STATE COLLEGE, Pa. (CBS) — About the only mixing, it seemed, between Nebraska and Penn State before the most curious and scrutinized game in Penn State history came when both teams converged at midfield to pray together before the game. Usually a major visiting traditional power that travels well like Nebraska stirs a riot of colors surrounding Beaver Stadium, interspersed with the Nittany Lions’ blue-and-white.
Not this time. Not with everything swirling around after the most tumultuous week in Penn State history.
There was faint, if little, Nebraska presence around Beaver Stadium, and a large security and police presence as the Nittany Lions played for the first time since the mid-1960s with Joe Paterno as the head coach. Paterno, along with the school’s president, Graham Spanier, were fired this week by the Penn State Board of Trustees with involvement to the child sex-abuse scandal involving former defensive coordinator Jerry Sandusky.
Ironically, it was Tom Bradley, who inherited Sandusky’s position as defensive coordinator, that took over for Paterno on the sidelines Saturday afternoon as interim coach in the Nittany Lions’ 17-14 defeat to Nebraska.
For the most part, it seemed like any normal Penn State game, minus the large contingent that follows Nebraska, no doubt troubled by the rioting that broke out from Penn State students late Wednesday night in reaction to Board of Trustees vice president John Surma’s announcement dismissing the 84-year-old Paterno.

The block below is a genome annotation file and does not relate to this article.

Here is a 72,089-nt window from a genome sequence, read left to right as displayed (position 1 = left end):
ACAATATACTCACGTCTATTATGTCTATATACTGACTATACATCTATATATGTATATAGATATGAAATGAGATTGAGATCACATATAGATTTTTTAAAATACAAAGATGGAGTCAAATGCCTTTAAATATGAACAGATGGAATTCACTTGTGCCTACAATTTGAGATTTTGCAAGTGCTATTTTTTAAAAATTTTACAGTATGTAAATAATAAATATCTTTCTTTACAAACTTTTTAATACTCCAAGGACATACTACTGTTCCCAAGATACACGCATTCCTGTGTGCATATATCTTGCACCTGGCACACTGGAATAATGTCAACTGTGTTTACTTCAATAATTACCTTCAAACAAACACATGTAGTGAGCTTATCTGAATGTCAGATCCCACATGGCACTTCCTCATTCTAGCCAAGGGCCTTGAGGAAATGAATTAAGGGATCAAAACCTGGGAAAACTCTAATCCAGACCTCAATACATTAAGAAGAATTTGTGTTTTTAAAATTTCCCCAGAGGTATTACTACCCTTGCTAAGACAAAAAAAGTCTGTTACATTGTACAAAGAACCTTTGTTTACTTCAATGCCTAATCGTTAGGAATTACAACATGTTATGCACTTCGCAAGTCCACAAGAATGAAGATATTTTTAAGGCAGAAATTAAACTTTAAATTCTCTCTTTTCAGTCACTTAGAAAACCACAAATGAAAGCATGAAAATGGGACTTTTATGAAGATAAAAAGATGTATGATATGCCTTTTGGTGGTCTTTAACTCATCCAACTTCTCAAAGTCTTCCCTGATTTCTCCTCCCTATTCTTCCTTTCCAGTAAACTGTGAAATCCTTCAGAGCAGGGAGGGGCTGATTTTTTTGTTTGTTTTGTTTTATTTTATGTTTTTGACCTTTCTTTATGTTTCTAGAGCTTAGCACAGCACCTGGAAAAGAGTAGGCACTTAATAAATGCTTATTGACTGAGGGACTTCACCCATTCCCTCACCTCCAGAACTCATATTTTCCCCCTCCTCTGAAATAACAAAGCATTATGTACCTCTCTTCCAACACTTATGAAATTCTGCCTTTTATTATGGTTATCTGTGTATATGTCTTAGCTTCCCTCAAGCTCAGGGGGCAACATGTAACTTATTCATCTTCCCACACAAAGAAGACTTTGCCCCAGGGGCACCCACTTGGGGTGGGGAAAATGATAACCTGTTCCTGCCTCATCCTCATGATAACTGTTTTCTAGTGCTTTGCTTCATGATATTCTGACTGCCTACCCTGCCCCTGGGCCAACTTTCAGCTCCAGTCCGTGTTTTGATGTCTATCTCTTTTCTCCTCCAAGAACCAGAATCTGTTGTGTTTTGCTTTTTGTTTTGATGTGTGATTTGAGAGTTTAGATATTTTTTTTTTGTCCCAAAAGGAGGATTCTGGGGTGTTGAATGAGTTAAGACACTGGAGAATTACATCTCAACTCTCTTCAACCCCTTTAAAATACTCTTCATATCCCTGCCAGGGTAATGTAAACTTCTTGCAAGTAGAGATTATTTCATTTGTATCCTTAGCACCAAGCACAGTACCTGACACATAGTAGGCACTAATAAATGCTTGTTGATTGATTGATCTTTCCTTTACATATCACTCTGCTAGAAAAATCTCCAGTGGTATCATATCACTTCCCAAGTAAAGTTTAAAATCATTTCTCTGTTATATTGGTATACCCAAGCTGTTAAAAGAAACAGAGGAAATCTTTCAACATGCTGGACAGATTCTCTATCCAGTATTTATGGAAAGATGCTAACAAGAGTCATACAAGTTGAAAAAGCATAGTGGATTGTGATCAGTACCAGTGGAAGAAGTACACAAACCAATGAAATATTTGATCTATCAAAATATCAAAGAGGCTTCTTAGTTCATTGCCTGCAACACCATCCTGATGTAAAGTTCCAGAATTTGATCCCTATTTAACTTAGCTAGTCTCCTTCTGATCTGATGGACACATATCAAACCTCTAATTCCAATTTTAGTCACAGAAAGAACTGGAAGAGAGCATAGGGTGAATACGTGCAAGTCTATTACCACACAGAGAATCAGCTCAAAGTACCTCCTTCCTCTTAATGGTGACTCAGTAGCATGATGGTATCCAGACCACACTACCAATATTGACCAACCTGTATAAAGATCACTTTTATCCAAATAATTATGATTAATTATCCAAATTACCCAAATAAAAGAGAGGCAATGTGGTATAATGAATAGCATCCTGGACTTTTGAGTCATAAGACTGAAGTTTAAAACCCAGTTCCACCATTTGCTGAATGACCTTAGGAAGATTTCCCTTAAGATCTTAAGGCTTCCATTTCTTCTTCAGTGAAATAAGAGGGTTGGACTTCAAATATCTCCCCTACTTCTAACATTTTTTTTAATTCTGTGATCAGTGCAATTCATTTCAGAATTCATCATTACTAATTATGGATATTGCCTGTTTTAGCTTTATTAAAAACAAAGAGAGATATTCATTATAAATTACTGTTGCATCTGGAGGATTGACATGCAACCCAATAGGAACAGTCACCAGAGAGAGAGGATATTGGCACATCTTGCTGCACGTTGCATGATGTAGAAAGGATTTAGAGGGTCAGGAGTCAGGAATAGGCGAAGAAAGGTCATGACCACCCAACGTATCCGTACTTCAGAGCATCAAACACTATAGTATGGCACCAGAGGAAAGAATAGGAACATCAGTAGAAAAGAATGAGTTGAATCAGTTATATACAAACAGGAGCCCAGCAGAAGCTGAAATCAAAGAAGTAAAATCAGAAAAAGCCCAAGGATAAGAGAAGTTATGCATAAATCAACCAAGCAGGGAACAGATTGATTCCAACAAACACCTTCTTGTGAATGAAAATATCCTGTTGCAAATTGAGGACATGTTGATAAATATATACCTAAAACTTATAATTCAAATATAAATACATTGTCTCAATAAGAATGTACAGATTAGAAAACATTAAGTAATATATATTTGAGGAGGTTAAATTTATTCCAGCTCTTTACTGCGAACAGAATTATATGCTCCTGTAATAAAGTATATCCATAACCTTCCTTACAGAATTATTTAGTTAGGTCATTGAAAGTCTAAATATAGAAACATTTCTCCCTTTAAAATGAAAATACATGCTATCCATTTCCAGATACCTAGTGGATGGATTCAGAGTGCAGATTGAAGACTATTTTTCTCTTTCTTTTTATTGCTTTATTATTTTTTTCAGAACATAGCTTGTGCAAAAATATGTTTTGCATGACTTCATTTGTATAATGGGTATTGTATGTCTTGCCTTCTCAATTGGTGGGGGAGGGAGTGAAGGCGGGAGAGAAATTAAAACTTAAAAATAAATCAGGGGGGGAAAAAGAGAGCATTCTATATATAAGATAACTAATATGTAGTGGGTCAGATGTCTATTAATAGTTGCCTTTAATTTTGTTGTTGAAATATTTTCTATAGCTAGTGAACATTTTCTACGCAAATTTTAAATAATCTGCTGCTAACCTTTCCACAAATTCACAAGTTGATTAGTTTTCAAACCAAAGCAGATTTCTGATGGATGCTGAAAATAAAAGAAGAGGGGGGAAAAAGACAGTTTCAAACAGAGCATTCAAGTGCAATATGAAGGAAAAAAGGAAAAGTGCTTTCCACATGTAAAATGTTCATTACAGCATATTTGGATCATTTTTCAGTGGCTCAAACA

An emotional Jay Paterno, Joe’s son who’s the Nittany Lions’ quarterback coach, addressed some members of the media afterward saying, “We’ve had better weeks in our lives, obviously. The world’s kind of turned upside down, but I think our kids were resilient.” Then, revealing what he said in a letter to his parents Saturday morning, “Just how proud of them I am, and, Dad, I wish you were here.”
Fans honored Paterno in a number of different ways, some dressing like Paterno, others displaying signs in support of the deposed coaching icon.
“I’ve been to plenty Penn State games, and this was just like any other game,” said Tom Simmons of New Jersey. “I think the biggest difference is you would see a team like Nebraska have huge areas where they would be camped out tailgating with everyone else. You’d see some red-and-white [Nebraska’s colors] here and there, with fans walking around wearing their ‘N’. I didn’t see that this time.”
In support of the victims’ abuse in the scandal, Beaver Stadium was soaked in blue, a color associated with child-abuse prevention.
“We wanted to demonstrate, not just in the Penn State community, but to the rest of world, that Penn State is a caring community,” Penn State’s new president, Rodney Erickson, said after the game. “That Penn State will move forward with a sense of purpose. And that, hopefully, there are elements of good that can come out of situation we found ourselves in this past week.”
“Maybe today is the start of this healing process,” said Bradley, whose team dropped to 8-2 overall and 5-1 in the Big Ten.
For the Penn State students, the game was a relief.
“Now maybe all the TV trucks and media can leave us alone and we can start getting back to the way things used to be,” said one Penn State fan leaving Beaver Stadium. “It would be nice to hear about Penn State for once without hearing anything else about Jerry Sandusky.”
Reported by By Joseph Santoliquito, CBS Sports